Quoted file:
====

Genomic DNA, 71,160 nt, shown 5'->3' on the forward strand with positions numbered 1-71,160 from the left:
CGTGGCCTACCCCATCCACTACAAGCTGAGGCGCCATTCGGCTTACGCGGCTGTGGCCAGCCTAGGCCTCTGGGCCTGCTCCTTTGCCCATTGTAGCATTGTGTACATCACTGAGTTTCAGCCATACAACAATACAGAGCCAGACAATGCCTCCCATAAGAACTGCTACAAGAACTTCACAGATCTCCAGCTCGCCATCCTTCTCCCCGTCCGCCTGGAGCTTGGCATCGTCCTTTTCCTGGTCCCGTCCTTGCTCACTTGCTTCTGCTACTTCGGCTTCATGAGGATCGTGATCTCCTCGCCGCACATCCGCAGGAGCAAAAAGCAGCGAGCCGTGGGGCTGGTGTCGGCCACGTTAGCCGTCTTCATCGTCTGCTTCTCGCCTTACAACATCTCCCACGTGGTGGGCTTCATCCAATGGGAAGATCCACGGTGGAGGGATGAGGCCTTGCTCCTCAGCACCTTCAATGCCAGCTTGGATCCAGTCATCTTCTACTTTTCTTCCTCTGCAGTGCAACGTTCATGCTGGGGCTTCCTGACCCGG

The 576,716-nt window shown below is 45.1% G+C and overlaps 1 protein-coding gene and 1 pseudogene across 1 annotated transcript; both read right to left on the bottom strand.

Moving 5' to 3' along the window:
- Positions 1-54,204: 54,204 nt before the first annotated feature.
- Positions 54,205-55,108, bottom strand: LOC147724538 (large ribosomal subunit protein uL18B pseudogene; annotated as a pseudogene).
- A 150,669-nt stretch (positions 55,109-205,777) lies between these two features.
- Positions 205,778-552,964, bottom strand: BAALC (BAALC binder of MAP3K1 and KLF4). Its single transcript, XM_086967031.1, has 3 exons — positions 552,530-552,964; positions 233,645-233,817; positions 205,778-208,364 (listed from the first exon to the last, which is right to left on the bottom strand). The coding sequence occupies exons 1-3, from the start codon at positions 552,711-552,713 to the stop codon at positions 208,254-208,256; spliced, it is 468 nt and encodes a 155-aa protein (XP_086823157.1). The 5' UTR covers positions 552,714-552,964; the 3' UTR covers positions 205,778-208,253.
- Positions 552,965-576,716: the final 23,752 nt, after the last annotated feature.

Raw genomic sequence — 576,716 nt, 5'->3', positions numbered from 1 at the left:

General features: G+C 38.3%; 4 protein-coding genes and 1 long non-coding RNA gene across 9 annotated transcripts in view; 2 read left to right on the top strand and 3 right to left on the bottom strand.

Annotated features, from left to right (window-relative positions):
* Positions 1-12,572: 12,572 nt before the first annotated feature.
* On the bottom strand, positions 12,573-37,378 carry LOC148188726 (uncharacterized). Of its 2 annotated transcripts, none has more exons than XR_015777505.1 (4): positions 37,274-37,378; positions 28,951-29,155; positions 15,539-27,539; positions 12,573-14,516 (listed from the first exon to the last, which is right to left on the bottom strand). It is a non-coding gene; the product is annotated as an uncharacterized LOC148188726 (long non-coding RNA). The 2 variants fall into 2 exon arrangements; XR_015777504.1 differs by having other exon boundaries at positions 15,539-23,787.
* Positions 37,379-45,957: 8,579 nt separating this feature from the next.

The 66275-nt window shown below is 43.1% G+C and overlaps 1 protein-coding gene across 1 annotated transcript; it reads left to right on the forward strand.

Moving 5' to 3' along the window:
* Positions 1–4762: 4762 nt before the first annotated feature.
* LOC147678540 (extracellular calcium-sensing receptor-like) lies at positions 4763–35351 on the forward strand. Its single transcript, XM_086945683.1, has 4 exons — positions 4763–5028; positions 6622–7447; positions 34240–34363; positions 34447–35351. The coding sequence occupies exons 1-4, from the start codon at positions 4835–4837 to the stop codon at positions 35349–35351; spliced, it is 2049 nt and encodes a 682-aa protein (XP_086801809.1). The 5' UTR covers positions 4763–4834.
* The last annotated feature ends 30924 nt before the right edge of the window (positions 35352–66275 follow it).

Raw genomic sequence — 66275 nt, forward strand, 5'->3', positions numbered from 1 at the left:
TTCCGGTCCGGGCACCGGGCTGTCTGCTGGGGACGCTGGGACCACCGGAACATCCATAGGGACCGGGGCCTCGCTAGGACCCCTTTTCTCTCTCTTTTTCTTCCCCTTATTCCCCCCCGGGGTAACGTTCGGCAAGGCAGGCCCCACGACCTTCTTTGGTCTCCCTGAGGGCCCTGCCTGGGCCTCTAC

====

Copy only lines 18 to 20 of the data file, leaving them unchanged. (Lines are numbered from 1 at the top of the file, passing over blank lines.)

* Positions 1–4762: 4762 nt before the first annotated feature.
* LOC147678540 (extracellular calcium-sensing receptor-like) lies at positions 4763–35351 on the forward strand. Its single transcript, XM_086945683.1, has 4 exons — positions 4763–5028; positions 6622–7447; positions 34240–34363; positions 34447–35351. The coding sequence occupies exons 1-4, from the start codon at positions 4835–4837 to the stop codon at positions 35349–35351; spliced, it is 2049 nt and encodes a 682-aa protein (XP_086801809.1). The 5' UTR covers positions 4763–4834.
* The last annotated feature ends 30924 nt before the right edge of the window (positions 35352–66275 follow it).